Adequate charging infrastructure is crucial to the growth of Electric Vehicles. Increasing the adoption of EVs will require significant and thoughtful investment in a network of charging stations. When and where cars charge are critical issues to grid development, as excess demand can overburden the grid (especially at peak hours). This adds to the existing concerns of utilities not able to provide an adequate supply of electricity to meet future demand. The government’s announcement to ban sales of petrol and diesel cars as underlined above has increased the concerns about building additional power stations to meet demand which is further accentuating the challenge of balancing the electricity grid.
Influence of technology & price on EV ownership
The Automotive industry is in full swing, enticing customers with technical specifications and price brackets as more and more companies introduce their EV models to the market. A better understanding of the basic characteristics such as vehicle range, battery capacity, energy consumption will define the type of audience that will be attracted to each vehicle segment. At present, the battery costs account for a large proportion of the EV cost.
According to Bloomberg New Energy Finance, battery prices need to drop by more than half before EVs get competitive with cars powered by internal-combustion engines.
Such change is currently predicted to happen by 2026 when the cost for lithium-ion battery packs is projected to fall to about $100 per kilowatt hour. The high battery cost can become a huge hurdle, hindering the EV adaption rate. Moreover, a large proportion of customers shun EV ownership due to the fear of running out of power. While most gas cars can travel over 300 miles between fuelling, the existing electric vehicles models tops out at 100-200 miles depending on how the driver uses standard facilities such as air conditioning and radio. The driving population is used to a technology where the range is almost never a concern, as gas stations are readily available every few miles. With charging infrastructure still scattered, customers are worried about the limited flexibility of taking EVs on long road trips. And while some of the new EV models such as Tesla model S offer longer ranges, these, unfortunately, are not cheap.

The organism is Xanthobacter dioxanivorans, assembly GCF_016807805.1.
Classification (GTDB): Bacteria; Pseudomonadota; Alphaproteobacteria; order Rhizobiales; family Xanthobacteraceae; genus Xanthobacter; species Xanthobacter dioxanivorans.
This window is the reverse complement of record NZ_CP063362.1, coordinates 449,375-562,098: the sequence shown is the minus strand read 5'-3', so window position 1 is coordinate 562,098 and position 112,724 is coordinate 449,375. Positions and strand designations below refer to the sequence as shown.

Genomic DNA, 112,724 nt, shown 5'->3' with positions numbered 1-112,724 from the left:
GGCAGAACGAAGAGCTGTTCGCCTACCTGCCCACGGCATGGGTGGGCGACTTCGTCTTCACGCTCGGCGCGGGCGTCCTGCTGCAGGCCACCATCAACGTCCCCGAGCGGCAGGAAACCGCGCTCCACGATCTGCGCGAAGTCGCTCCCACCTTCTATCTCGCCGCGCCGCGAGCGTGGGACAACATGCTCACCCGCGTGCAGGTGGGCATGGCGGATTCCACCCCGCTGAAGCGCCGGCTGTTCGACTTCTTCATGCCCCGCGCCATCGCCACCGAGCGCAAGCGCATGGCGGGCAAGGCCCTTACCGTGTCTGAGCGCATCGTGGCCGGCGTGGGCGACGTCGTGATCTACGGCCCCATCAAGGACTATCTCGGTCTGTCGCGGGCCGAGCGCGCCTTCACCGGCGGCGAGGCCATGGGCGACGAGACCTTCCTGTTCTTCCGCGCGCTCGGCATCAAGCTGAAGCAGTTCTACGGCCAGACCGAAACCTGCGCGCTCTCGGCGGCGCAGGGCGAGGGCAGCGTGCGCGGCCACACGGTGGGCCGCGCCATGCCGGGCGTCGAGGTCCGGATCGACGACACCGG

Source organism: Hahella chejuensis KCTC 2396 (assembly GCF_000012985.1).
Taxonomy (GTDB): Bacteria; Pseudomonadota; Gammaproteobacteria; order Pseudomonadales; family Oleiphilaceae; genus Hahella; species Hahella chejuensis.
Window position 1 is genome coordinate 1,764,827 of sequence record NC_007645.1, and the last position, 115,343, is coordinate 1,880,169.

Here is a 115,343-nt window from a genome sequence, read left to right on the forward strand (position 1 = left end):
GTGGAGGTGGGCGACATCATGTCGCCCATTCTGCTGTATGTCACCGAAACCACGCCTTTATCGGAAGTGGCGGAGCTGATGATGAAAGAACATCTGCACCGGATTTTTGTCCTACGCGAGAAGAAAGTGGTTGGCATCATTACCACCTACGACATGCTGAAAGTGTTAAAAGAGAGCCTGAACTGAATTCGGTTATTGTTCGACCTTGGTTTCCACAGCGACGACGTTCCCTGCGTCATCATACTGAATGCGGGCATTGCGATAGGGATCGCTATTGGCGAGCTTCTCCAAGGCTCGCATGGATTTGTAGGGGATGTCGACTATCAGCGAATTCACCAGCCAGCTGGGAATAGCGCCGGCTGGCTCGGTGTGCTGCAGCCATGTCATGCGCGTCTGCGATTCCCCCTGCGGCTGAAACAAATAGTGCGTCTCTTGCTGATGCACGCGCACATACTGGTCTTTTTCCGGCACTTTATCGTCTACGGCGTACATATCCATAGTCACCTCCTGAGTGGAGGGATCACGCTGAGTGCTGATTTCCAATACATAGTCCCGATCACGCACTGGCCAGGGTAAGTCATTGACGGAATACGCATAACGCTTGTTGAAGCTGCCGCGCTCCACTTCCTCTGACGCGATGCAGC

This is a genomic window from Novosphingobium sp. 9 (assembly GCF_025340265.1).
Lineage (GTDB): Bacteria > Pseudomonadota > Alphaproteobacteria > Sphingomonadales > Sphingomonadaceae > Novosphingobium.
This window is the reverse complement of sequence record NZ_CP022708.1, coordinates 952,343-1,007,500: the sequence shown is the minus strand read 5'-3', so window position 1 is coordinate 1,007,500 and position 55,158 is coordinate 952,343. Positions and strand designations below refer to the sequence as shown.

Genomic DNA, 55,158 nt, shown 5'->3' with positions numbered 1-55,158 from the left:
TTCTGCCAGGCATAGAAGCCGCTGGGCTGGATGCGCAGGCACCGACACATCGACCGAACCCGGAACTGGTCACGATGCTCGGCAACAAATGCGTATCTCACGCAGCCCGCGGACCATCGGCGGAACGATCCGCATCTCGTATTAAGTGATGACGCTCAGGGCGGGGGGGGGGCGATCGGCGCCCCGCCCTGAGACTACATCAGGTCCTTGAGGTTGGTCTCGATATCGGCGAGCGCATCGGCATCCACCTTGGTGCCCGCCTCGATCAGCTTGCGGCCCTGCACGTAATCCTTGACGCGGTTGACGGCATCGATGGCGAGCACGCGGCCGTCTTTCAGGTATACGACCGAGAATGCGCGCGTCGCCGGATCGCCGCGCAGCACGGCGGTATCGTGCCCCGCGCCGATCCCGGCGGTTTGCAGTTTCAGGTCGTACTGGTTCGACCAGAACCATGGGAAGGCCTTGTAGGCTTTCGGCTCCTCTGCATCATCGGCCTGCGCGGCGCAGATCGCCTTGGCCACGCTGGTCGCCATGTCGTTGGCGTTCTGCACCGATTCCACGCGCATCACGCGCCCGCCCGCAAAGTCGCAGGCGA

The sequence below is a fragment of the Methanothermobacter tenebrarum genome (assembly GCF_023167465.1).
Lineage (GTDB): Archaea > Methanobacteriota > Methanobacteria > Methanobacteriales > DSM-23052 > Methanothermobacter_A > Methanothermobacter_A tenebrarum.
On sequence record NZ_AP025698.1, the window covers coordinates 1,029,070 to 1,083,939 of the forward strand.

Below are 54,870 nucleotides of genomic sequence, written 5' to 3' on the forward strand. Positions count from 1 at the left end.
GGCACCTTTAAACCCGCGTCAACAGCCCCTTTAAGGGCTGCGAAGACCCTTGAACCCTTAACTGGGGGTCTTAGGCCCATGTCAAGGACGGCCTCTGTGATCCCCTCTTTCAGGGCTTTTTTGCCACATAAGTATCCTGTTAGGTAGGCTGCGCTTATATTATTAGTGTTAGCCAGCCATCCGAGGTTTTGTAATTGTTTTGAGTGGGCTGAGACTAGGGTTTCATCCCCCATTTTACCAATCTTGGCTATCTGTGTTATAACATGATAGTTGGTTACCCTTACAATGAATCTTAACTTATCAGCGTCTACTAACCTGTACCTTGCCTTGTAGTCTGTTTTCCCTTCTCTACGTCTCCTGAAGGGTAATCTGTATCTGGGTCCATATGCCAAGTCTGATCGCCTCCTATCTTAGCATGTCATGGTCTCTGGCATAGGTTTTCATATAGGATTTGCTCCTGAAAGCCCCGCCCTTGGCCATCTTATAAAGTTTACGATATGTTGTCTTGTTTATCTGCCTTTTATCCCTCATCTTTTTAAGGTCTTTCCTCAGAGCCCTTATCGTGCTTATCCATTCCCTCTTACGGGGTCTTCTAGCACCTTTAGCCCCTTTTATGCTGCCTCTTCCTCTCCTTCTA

Car owners are choosing EVs to reduce both their running costs & carbon footprint. The currently available EVs represent a small percentage of the total vehicles on the road and are viewed as being relatively unsophisticated and underpowered. EVs, however, are now attracting more attention with the advent of sleeker new models (Tesla 3 and BMW i) and going forward the demand is set to increase exponentially. Like any new technology, the adoption of Electric Vehicles requires consumers to step out into the relative unknown and put aside tried and true technology. Buying an Electric Vehicle not only requires adjusting to a new product with new features but also adapting to a novel infrastructure and way of life. Most consumers still know relatively little about EVs and what owning one would mean to their everyday lives. As such, the speed with which consumers become comfortable with the realities of EV ownership will have a significant impact on how rapidly this market expands.
Beyond the specific concern about range, EVs are also subject to an array of other anxieties that attach to most new technologies. Is the technology reliable? Do local service providers know how to fix things that go wrong? Have all the safety issues really been worked out? Will the technology be much cheaper in a few years?
Future of EVs
The transformations happening in the fields of energy and mobility are inevitable. Whilst we have a rudimentary understanding of the key factors that will influence how the EV market will grow going forward – only time will show whether the achieved benefits were truly worth the wait & the efforts.